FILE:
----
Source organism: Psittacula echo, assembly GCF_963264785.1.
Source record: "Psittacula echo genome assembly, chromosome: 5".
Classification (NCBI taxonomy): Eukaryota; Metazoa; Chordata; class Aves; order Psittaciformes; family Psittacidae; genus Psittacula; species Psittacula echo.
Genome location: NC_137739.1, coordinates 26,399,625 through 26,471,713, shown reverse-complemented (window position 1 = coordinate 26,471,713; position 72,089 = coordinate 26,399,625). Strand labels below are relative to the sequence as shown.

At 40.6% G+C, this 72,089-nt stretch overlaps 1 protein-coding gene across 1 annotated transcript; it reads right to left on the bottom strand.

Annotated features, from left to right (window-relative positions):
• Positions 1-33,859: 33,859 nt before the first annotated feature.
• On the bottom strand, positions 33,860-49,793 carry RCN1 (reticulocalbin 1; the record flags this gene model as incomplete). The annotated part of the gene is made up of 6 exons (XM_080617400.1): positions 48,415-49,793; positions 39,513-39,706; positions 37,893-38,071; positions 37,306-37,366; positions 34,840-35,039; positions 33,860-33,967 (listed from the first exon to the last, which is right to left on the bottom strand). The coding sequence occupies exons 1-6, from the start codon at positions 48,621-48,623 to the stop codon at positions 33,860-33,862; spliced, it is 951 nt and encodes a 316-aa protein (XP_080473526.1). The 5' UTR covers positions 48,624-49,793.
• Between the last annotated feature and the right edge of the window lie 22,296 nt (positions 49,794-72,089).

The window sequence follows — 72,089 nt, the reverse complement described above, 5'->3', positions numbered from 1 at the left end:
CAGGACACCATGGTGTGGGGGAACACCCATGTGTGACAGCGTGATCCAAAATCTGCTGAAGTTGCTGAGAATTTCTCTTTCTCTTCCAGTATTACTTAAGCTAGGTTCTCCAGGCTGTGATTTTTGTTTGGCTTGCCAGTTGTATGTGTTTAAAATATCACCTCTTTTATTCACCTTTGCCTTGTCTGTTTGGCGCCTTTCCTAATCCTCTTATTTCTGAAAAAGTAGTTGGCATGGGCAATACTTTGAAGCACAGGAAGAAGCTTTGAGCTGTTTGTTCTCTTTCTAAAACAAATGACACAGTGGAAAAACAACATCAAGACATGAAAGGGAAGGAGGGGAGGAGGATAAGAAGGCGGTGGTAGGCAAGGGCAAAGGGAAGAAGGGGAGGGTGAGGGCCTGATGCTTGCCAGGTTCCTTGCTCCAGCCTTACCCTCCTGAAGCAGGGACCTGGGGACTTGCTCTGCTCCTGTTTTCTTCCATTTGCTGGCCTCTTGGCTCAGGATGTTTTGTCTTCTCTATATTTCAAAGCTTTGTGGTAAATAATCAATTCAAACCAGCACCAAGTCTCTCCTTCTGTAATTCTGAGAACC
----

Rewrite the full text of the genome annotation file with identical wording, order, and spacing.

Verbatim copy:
Source organism: Psittacula echo, assembly GCF_963264785.1.
Source record: "Psittacula echo genome assembly, chromosome: 5".
Classification (NCBI taxonomy): Eukaryota; Metazoa; Chordata; class Aves; order Psittaciformes; family Psittacidae; genus Psittacula; species Psittacula echo.
Genome location: NC_137739.1, coordinates 26,399,625 through 26,471,713, shown reverse-complemented (window position 1 = coordinate 26,471,713; position 72,089 = coordinate 26,399,625). Strand labels below are relative to the sequence as shown.

At 40.6% G+C, this 72,089-nt stretch overlaps 1 protein-coding gene across 1 annotated transcript; it reads right to left on the bottom strand.

Annotated features, from left to right (window-relative positions):
• Positions 1-33,859: 33,859 nt before the first annotated feature.
• On the bottom strand, positions 33,860-49,793 carry RCN1 (reticulocalbin 1; the record flags this gene model as incomplete). The annotated part of the gene is made up of 6 exons (XM_080617400.1): positions 48,415-49,793; positions 39,513-39,706; positions 37,893-38,071; positions 37,306-37,366; positions 34,840-35,039; positions 33,860-33,967 (listed from the first exon to the last, which is right to left on the bottom strand). The coding sequence occupies exons 1-6, from the start codon at positions 48,621-48,623 to the stop codon at positions 33,860-33,862; spliced, it is 951 nt and encodes a 316-aa protein (XP_080473526.1). The 5' UTR covers positions 48,624-49,793.
• Between the last annotated feature and the right edge of the window lie 22,296 nt (positions 49,794-72,089).

The window sequence follows — 72,089 nt, the reverse complement described above, 5'->3', positions numbered from 1 at the left end:
CAGGACACCATGGTGTGGGGGAACACCCATGTGTGACAGCGTGATCCAAAATCTGCTGAAGTTGCTGAGAATTTCTCTTTCTCTTCCAGTATTACTTAAGCTAGGTTCTCCAGGCTGTGATTTTTGTTTGGCTTGCCAGTTGTATGTGTTTAAAATATCACCTCTTTTATTCACCTTTGCCTTGTCTGTTTGGCGCCTTTCCTAATCCTCTTATTTCTGAAAAAGTAGTTGGCATGGGCAATACTTTGAAGCACAGGAAGAAGCTTTGAGCTGTTTGTTCTCTTTCTAAAACAAATGACACAGTGGAAAAACAACATCAAGACATGAAAGGGAAGGAGGGGAGGAGGATAAGAAGGCGGTGGTAGGCAAGGGCAAAGGGAAGAAGGGGAGGGTGAGGGCCTGATGCTTGCCAGGTTCCTTGCTCCAGCCTTACCCTCCTGAAGCAGGGACCTGGGGACTTGCTCTGCTCCTGTTTTCTTCCATTTGCTGGCCTCTTGGCTCAGGATGTTTTGTCTTCTCTATATTTCAAAGCTTTGTGGTAAATAATCAATTCAAACCAGCACCAAGTCTCTCCTTCTGTAATTCTGAGAACC